Is Gatorade okay?

Dr. Fry said, “There’s nothing wrong with good old fashioned water and Gatorade is okay, as well. What we don’t want is for people to mix their own concoctions or take salt pills, the kinds of things that can really upset the delicate electrolyte balance. We see that sometimes and the body will go quickly in the other direction and too much sodium is every bit as bad as not enough sodium. So avoiding anything like that. But water, Gatorade, are certainly fine. Alcohol is not good, because alcohol is going to cause a person to be even more dehydrated.”

What is heat stroke?

Dr. Fry said, “Heat stroke is life threatening, and sometimes, can lead to long term disability. So when we’re moving into heat stroke, now what you’re talking about is the body has gotten to the point where compensatory mechanisms have failed, there’s no longer the ability for the body to cool itself. That excessive sweating goes away. So there is no sweating and in fact, the skin, when you touch a person’s skin is going to feel hot, and dry, and maybe red. That is a distinct warning sign and an absolute medical emergency, time to call 911. They’ll probably have a throbbing headache, they may already be vomiting, they’ll definitely be nauseous. At this point, the heart is pounding. So where before, you might have had a rapid kind of a weaker feeling pulse, now the heart is pounding and people can mistake that say, well, that’s a good sign. They’ve got a nice strong heartbeat. But that’s the body’s saying I’m getting into real trouble here. So at that juncture, again, it’s a 911 call. A person can easily and quickly become unconscious and slip into a coma because now the sodium levels are probably dangerously low. When that occurs at its worst, well before that, seizures can happen, but at its worst, a cardiac arrest, the heart will stop. So those things, they’re the extremes. You don’t see it as often. But I would say that the more at risk are people who are quite elderly, or already have those underlying heart conditions, medical conditions, things like that.”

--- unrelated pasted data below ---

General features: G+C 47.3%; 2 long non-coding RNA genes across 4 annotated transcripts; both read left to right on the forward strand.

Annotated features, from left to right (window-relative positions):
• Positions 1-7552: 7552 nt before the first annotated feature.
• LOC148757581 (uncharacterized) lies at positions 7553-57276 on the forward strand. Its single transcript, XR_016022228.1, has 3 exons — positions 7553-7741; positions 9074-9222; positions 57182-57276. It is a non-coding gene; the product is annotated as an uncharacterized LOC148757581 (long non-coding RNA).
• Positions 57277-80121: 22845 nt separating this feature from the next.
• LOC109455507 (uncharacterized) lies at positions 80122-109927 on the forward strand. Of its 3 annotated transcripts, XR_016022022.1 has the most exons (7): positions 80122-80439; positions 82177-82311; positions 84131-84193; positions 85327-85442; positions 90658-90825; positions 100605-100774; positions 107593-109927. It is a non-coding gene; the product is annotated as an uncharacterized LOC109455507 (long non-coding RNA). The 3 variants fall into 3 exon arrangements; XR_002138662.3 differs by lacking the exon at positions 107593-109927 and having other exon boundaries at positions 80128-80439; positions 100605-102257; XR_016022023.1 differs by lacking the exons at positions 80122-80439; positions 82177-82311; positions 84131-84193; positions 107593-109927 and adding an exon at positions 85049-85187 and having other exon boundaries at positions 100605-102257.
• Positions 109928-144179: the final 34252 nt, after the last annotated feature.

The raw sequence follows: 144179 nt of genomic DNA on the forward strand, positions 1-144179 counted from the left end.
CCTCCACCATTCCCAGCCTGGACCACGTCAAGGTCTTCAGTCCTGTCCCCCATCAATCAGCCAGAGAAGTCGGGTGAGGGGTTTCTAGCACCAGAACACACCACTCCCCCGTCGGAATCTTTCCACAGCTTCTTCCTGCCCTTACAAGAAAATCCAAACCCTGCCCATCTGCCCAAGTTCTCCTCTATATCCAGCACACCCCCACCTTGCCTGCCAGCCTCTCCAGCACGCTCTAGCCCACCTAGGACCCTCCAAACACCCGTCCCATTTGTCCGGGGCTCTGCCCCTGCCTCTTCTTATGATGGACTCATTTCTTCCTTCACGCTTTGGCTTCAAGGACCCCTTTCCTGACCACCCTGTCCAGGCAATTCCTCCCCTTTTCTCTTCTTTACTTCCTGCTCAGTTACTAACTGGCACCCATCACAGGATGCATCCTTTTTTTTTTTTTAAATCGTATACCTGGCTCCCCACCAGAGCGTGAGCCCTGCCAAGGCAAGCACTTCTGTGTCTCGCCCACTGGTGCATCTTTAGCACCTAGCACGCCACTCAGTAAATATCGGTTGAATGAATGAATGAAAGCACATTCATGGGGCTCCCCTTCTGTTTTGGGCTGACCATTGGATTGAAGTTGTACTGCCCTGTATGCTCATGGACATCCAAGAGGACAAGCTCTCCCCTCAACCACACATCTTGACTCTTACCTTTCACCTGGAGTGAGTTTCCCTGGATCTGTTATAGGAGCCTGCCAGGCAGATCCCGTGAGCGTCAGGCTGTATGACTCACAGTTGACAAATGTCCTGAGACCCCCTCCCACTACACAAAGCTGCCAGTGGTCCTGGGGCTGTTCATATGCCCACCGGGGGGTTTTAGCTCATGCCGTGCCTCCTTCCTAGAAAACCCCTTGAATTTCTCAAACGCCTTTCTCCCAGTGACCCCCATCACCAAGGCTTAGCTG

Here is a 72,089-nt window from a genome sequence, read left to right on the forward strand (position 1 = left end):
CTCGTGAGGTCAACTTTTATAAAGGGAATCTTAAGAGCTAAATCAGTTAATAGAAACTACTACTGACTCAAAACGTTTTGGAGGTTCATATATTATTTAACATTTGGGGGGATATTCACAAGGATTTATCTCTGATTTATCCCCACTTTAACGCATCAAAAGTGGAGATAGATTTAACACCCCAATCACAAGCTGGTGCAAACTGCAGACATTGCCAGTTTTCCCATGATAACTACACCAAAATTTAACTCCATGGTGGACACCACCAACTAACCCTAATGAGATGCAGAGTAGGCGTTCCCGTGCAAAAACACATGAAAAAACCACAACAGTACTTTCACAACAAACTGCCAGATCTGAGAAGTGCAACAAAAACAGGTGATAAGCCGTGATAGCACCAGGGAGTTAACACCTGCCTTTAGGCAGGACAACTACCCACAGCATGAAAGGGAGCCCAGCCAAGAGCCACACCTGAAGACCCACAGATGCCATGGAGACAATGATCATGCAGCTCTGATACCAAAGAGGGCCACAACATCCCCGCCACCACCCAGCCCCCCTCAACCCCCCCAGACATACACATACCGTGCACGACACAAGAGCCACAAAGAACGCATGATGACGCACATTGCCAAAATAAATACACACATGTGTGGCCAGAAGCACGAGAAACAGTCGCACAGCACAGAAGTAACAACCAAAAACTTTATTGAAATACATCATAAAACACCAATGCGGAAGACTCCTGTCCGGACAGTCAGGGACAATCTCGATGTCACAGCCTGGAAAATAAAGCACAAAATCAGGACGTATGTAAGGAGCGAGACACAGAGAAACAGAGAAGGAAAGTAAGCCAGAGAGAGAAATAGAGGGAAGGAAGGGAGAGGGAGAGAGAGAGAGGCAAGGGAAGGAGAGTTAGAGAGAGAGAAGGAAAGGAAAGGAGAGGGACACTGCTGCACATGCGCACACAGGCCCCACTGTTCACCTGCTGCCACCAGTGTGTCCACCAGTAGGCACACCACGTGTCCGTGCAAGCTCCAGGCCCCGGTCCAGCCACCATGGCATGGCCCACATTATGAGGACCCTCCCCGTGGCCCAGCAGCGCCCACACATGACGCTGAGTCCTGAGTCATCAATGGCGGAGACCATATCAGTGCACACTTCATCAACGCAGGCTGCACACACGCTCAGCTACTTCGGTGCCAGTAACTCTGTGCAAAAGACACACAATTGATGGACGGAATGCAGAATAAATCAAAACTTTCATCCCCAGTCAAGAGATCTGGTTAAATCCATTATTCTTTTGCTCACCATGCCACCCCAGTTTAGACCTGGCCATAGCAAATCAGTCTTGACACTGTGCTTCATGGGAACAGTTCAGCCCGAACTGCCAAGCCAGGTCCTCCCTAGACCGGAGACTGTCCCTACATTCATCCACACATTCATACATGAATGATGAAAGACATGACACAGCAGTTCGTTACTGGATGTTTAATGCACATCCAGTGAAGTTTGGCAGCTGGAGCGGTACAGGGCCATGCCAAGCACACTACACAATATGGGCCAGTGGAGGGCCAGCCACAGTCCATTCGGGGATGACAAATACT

Does heat exhaustion precede heat stroke?

Dr. Fry said, “Most of the time, they’re going to experience heat exhaustion to some varying degree first. Again, the body is really good at giving you those warning signs. The problem can be if you’ve got somebody who’s very young, if you have somebody who’s very old, or if you have somebody who’s cognitively impaired, they may miss those warning signs. If they don’t miss the warning signs, maybe they can’t communicate effectively what’s going on. So we just need to really be careful of our vulnerable population who may not recognize that they moved quickly from a heat exhaustion to heat stroke. There’s no specific timeline to say, this is going to happen in five minutes or 10 minutes. It’s kind of heat over time, so it’s cumulative.”